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PPPs

Everyone is a Potential Influencer: Effective PPP stakeholder engagement

Jeffrey Ghannam's picture




 
Many of us recognize that well-designed PPPs can help governments increase private-sector investment in public-sector infrastructure and allow government financing to be allocated to other priorities. With thoughtful stakeholder engagement strategies in place, PPPs have the potential to leverage the private sector’s expertise and innovation to ensure effective long-term management of public resources.

Country Experience with Unsolicited PPP Proposals: Distinct, Diverse, Disparate

Deblina Saha's picture




Don’t we all receive unsolicited advice pretty regularly? This is advice we just didn’t ask for—how we should dress, what we should eat, all the way to fundamental life choices on whom we should marry and when we should raise a family.

On very few occasions, this unsolicited advice sticks and improves our lives. But in most cases, we roll our eyes and forget about it.   

Small water enterprises need strong government

Patrick Moriarty's picture


Photo: Courtesy of Safe Water Network​

is always a good time to take stock of where we are in achieving the water-related Sustainable Development Goals (SDGs). Most PPPs relate to relatively large investments in major infrastructure run by utilities. But in the developing world’s rapidly growing small towns and urban peripheries, we need something else.
 
Enter safe (also called small) water enterprises, an exciting group of dedicated social entrepreneurs who are beginning to gain traction providing high quality water to communities not served by utilities. For example, our friends at  (more about that .) A suggested a potential market of 3.9 billion people for safe water enterprises. 

Lessons from the West Bank’s first PPP: Fragile state + open mind

Malak Draz's picture


“If you want something new, you have to stop doing something old,”—good advice from innovation and management guru . This approach was key to a PPP we coordinated in one of the world’s oldest areas, the West Bank.
 

Holding up half the sky—and some blogs

Cara Santos Pianesi's picture




Bloggers write to share unique insights. They may want to simply share knowledge, push an issue forward, establish thought leadership, and in some cases drive business.

Bloggers also create community. For example, this blog platform reaches a subscribed community (25K in number!) interested in infrastructure finance, PPPs, and the use of guarantees to spur private-sector investments—especially in developing countries. With niche topics like this, a blogspace becomes a virtual gathering place where we can exchange war stories, spectacular examples, best practices, trends, and opinions. We can know that others care about the same topics. We can also blog to shape the demographics of discourse and raise specific voices.

Creating the second largest regional electricity market in the world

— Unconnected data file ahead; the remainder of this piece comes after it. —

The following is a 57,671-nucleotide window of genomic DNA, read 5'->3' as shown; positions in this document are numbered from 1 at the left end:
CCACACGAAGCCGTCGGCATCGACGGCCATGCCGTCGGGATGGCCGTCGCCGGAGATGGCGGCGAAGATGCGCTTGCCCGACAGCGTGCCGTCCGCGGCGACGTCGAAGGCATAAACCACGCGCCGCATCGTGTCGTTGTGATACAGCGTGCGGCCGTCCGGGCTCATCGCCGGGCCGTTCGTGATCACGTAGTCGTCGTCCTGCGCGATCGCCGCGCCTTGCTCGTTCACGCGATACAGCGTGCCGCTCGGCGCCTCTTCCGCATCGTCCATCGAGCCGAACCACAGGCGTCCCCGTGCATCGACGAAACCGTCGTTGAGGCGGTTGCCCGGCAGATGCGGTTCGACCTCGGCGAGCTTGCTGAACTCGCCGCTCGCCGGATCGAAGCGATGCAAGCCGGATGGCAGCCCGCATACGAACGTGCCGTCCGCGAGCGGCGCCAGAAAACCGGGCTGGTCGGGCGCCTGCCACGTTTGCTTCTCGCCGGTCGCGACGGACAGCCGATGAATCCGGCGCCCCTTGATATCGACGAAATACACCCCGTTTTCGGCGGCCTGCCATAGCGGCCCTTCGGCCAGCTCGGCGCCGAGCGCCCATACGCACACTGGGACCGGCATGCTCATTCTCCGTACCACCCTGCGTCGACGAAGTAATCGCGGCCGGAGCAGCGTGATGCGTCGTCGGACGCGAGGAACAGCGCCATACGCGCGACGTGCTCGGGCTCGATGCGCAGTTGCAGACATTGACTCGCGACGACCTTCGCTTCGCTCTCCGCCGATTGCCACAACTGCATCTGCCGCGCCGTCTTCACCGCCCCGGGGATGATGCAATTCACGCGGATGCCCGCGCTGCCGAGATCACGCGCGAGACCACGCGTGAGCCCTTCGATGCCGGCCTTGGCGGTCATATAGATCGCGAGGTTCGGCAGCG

Waleed Alsuraih's picture




Regional trade in electricity and other energy products can be a powerful force for market integration and sustainable development. In the Arab world, there are great potential benefits from increasing electricity trade beyond its current, very low level. The potential shared value of trade in electricity in 2020–2030 is estimated at $12 billion. We can expect even greater savings, about $44 billion, from more optimal power systems operation, with a major role for gas as the main fuel for power generation, displacing expensive liquid fuels.

A lawyer from MIGA digs into PPPs

Francis Chukwu's picture



“If all parties understood the other’s vantage point,”
says the recently CP3P certified Francis Chukwu, “more deals would happen—facilitating more investment, and more successfully executed projects.”
 
Francis Chukwu had a distinguished career as an international project finance lawyer in Lagos, Nigeria, (with Aluko & Oyebode) and then in Paris, France, (with Clifford Chance) advising mostly equity investors and lenders before joining the World Bank Group’s in 2016. He was offered the chance to become CP3P certified through the , and when he took the first Foundation-level exam he thought he could just go in and pass. Not so.

World Bank guarantees help Benin refinance expensive debt & address health, education needs: a win-win

ARNAUD BRAUD AND VINCENT LAUNAY's picture



While the World Bank’s resources for low-income countries have never been greater, they still pale in comparison with these countries’ needs. Governments always need to make hard choices between infrastructure needs, social programs, and fiscal discipline. One country was recently able to strike the right balance with the support of World Bank guarantees: Benin.

Credit enhancement: a boost to private capital in infrastructure?

Michela Bariletti's picture



A strange irony persists in today’s infrastructure investment market: private capital waiting to be deployed into the sector is at an all-time high, yet investors seem reluctant to commit. Even in developed countries, few investors are willing to partake in transactions with merchant or construction risks without taking a higher risk premium.

This can make the financing of infrastructure projects more costly—a challenge particularly acute in emerging markets where further investment risks abound.


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Annette Dixon
World Bank Vice President, Human Development

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